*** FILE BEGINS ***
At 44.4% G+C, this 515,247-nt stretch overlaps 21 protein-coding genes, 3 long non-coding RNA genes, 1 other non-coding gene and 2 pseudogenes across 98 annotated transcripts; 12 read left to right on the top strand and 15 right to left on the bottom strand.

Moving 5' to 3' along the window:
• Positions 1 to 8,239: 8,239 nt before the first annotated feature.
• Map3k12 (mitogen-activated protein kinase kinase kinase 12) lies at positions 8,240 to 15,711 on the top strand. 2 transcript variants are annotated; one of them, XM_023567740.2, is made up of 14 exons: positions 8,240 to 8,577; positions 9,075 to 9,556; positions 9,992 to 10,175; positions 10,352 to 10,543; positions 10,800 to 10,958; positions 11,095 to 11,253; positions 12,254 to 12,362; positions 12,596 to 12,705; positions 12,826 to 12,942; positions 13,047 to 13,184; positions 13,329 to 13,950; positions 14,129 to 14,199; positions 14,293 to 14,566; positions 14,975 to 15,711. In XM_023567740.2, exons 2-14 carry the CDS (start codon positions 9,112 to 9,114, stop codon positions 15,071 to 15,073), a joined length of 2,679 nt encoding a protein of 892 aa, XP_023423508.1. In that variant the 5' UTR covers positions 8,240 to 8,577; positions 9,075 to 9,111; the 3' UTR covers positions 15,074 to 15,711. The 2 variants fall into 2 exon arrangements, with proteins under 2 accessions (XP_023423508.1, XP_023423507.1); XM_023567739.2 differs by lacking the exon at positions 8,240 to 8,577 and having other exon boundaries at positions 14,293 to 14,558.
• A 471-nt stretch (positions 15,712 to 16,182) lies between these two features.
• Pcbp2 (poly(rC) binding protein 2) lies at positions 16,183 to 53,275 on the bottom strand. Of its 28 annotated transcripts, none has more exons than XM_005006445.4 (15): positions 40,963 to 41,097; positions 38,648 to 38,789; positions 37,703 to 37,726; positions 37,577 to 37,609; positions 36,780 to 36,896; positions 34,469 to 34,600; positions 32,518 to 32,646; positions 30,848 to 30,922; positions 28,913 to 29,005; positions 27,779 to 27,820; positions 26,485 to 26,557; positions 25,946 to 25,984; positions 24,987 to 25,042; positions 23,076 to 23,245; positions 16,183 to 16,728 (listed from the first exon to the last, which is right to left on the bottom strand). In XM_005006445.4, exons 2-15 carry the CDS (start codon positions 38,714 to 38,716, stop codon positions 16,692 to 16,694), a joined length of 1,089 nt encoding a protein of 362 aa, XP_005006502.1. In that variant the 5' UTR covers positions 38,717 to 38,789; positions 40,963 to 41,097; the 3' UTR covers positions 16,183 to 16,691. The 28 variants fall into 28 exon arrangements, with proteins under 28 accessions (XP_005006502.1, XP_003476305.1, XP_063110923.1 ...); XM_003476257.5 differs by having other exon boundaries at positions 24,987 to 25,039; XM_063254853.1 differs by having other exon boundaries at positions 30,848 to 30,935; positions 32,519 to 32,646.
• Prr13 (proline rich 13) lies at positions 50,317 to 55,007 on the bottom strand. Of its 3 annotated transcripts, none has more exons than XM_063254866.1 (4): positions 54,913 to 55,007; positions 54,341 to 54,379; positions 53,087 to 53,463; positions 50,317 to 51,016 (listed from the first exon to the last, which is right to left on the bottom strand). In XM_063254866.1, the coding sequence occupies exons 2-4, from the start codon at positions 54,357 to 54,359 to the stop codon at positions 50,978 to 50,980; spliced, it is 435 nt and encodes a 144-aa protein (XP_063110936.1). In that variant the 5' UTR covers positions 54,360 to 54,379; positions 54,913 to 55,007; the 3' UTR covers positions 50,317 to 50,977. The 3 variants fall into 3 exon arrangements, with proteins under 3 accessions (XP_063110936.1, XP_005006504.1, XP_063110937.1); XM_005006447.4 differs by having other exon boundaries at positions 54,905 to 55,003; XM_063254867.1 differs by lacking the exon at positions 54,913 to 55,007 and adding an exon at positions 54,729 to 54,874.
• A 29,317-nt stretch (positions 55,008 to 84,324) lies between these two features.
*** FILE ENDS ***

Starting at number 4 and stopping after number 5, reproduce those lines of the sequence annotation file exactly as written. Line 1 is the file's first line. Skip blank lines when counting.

• Map3k12 (mitogen-activated protein kinase kinase kinase 12) lies at positions 8,240 to 15,711 on the top strand. 2 transcript variants are annotated; one of them, XM_023567740.2, is made up of 14 exons: positions 8,240 to 8,577; positions 9,075 to 9,556; positions 9,992 to 10,175; positions 10,352 to 10,543; positions 10,800 to 10,958; positions 11,095 to 11,253; positions 12,254 to 12,362; positions 12,596 to 12,705; positions 12,826 to 12,942; positions 13,047 to 13,184; positions 13,329 to 13,950; positions 14,129 to 14,199; positions 14,293 to 14,566; positions 14,975 to 15,711. In XM_023567740.2, exons 2-14 carry the CDS (start codon positions 9,112 to 9,114, stop codon positions 15,071 to 15,073), a joined length of 2,679 nt encoding a protein of 892 aa, XP_023423508.1. In that variant the 5' UTR covers positions 8,240 to 8,577; positions 9,075 to 9,111; the 3' UTR covers positions 15,074 to 15,711. The 2 variants fall into 2 exon arrangements, with proteins under 2 accessions (XP_023423508.1, XP_023423507.1); XM_023567739.2 differs by lacking the exon at positions 8,240 to 8,577 and having other exon boundaries at positions 14,293 to 14,558.
• A 471-nt stretch (positions 15,712 to 16,182) lies between these two features.